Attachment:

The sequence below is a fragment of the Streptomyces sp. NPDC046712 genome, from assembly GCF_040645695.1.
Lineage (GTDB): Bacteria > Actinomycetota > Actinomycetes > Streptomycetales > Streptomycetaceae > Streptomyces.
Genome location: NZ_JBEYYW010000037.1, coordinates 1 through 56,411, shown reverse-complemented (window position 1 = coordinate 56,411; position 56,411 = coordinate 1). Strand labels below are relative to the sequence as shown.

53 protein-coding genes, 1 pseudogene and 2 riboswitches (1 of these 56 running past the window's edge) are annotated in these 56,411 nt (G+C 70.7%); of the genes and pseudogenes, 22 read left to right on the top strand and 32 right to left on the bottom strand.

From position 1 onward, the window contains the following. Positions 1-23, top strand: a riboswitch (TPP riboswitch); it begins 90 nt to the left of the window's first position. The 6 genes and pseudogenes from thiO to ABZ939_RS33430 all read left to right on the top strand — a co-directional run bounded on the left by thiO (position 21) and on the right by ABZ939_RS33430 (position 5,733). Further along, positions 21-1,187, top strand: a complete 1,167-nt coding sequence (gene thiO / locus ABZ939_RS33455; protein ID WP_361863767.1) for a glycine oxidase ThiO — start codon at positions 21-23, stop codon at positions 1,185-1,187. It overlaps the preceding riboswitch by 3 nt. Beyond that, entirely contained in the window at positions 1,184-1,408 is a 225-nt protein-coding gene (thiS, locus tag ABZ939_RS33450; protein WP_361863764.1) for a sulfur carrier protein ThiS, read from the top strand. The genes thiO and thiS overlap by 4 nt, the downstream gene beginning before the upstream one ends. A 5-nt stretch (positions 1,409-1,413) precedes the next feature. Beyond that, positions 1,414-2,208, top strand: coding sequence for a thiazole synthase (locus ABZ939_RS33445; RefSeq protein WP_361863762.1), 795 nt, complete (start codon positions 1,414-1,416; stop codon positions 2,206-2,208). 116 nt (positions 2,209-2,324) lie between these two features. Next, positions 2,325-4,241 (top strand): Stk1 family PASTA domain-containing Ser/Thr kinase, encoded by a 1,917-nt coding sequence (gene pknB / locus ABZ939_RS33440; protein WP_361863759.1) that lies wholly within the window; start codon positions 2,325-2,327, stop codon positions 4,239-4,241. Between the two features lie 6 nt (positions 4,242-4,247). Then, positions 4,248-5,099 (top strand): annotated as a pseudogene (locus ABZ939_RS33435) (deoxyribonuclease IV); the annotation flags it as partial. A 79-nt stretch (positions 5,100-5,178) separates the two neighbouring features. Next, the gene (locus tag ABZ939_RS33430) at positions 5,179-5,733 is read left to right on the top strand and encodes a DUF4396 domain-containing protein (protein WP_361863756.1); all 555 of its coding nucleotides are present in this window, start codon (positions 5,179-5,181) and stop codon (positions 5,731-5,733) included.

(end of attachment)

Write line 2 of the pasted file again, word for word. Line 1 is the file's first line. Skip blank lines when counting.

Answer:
Lineage (GTDB): Bacteria > Actinomycetota > Actinomycetes > Streptomycetales > Streptomycetaceae > Streptomyces.